Article

Learned Helplessness

J. Bruce Overmier

in Psychology

ISBN: 9780199828340
Published online March 2013 | | DOI: http://dx.doi.org/10.1093/obo/9780199828340-0112
Learned Helplessness

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The term “learned helplessness” appears in about three thousand articles in the PsycINFO database, applying it in a wide variety of contexts, from animal laboratory to mental health clinics, to classrooms, to management offices, to unemployment, and even to voting habits in different countries. Learned helplessness has been used as a label for empirical phenomena and for a theoretical account of behaviors, and these two are often confused. Learned helplessness arises from experiencing unpredictable and uncontrollable events—usually traumatic ones—and is reflected in reduced ability to cope with future life challenges; these challenges could be behavioral, psychological/cognitive, or health related. The demonstrations that experiencing uncontrollable, unpredictable traumatic events leads to future failures to cope with environmental challenges are of considerable importance empirically and theoretically, and they inform psychological treatment of depression and posttraumatic stress disorder and psychological science.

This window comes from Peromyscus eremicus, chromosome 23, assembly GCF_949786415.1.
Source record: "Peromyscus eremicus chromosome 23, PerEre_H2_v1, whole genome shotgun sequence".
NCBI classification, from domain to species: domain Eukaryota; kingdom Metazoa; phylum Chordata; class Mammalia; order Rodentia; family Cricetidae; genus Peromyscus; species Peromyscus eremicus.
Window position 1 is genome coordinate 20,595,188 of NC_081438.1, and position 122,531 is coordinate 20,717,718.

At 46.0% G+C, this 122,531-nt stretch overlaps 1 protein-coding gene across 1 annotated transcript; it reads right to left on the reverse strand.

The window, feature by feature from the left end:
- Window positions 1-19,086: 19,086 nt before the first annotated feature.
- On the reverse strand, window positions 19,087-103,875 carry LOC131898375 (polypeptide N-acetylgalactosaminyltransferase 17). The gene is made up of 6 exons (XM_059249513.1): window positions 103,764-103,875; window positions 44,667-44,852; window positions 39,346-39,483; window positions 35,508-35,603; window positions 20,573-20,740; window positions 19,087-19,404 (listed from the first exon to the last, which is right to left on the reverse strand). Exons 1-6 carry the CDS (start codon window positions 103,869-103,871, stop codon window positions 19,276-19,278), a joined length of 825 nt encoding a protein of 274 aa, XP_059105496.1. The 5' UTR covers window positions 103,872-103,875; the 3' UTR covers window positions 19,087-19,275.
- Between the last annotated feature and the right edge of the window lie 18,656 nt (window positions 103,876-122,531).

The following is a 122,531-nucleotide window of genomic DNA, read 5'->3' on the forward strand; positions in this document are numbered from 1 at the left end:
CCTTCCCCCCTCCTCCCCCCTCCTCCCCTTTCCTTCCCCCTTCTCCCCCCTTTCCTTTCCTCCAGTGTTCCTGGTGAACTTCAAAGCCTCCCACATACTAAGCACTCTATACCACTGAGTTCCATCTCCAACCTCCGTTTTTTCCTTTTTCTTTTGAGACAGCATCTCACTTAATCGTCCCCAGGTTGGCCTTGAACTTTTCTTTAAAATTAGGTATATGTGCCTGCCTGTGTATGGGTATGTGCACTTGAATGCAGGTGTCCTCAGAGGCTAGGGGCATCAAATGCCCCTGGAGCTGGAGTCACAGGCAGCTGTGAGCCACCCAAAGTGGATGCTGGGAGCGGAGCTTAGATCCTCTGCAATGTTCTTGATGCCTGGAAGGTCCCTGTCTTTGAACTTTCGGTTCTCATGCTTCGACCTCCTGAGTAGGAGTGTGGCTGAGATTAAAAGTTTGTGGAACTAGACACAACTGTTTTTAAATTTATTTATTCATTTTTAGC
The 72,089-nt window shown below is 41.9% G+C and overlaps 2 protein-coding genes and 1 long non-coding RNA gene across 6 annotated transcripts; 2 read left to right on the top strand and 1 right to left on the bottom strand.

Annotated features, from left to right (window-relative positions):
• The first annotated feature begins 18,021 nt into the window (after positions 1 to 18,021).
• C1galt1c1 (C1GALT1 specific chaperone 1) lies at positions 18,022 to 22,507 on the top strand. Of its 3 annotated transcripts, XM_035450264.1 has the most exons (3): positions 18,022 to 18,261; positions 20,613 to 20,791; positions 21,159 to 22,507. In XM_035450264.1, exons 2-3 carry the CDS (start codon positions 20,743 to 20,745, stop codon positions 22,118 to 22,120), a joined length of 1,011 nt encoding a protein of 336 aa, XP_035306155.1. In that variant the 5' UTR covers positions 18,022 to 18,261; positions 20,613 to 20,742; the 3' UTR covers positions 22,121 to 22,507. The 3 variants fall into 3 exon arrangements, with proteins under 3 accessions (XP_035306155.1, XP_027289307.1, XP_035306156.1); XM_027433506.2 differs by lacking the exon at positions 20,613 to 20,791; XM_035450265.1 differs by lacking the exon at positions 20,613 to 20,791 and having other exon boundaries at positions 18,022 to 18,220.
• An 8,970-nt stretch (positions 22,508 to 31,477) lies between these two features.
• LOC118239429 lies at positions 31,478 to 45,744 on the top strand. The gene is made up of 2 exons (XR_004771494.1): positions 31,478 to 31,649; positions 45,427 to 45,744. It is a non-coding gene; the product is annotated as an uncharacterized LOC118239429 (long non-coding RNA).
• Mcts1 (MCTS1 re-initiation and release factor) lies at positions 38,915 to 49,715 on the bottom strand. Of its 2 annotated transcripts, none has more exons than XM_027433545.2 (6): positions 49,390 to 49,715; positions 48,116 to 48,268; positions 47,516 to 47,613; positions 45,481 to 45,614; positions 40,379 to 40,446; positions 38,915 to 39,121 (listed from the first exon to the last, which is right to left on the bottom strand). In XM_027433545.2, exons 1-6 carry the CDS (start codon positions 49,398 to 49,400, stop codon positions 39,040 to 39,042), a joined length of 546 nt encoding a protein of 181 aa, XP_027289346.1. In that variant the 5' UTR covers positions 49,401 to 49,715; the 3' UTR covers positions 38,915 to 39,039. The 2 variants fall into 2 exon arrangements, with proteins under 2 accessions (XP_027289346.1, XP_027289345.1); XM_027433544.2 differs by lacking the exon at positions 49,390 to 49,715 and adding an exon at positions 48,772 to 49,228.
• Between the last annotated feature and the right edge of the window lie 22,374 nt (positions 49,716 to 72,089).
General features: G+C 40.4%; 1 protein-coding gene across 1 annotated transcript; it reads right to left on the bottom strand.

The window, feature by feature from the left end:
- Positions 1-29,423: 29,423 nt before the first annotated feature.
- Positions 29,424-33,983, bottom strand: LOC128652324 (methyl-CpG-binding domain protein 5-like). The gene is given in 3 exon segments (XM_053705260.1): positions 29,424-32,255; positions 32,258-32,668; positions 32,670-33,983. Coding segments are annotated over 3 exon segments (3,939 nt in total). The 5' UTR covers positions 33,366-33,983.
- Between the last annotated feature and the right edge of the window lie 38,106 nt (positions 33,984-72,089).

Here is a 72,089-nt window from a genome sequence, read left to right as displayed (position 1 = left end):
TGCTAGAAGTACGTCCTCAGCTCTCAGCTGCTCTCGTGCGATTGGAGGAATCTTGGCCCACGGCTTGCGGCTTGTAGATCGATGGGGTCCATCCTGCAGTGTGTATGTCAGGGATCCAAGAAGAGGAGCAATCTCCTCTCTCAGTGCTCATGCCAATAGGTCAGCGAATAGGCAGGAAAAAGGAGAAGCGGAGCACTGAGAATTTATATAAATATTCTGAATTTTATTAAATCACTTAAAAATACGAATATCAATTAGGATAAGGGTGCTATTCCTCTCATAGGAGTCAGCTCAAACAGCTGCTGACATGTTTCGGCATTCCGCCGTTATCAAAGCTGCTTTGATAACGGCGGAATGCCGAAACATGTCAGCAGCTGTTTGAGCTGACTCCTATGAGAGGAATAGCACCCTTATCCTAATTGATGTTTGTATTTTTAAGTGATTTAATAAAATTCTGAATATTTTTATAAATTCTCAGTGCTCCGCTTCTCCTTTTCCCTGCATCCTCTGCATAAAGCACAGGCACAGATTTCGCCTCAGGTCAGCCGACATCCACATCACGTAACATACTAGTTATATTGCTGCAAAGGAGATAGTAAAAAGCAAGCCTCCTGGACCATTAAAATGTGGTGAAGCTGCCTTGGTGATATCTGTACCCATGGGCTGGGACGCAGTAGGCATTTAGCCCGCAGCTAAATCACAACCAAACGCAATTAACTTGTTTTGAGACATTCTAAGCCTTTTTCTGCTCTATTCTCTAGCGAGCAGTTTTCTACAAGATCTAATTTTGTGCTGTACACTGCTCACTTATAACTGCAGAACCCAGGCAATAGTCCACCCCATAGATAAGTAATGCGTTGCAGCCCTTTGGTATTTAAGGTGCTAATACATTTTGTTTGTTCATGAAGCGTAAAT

Article.  10157 words. 

Subjects: Psychology ; Cognitive Psychology ; Developmental Psychology ; Health Psychology ; History and Systems in Psychology ; Educational Psychology ; Social Psychology

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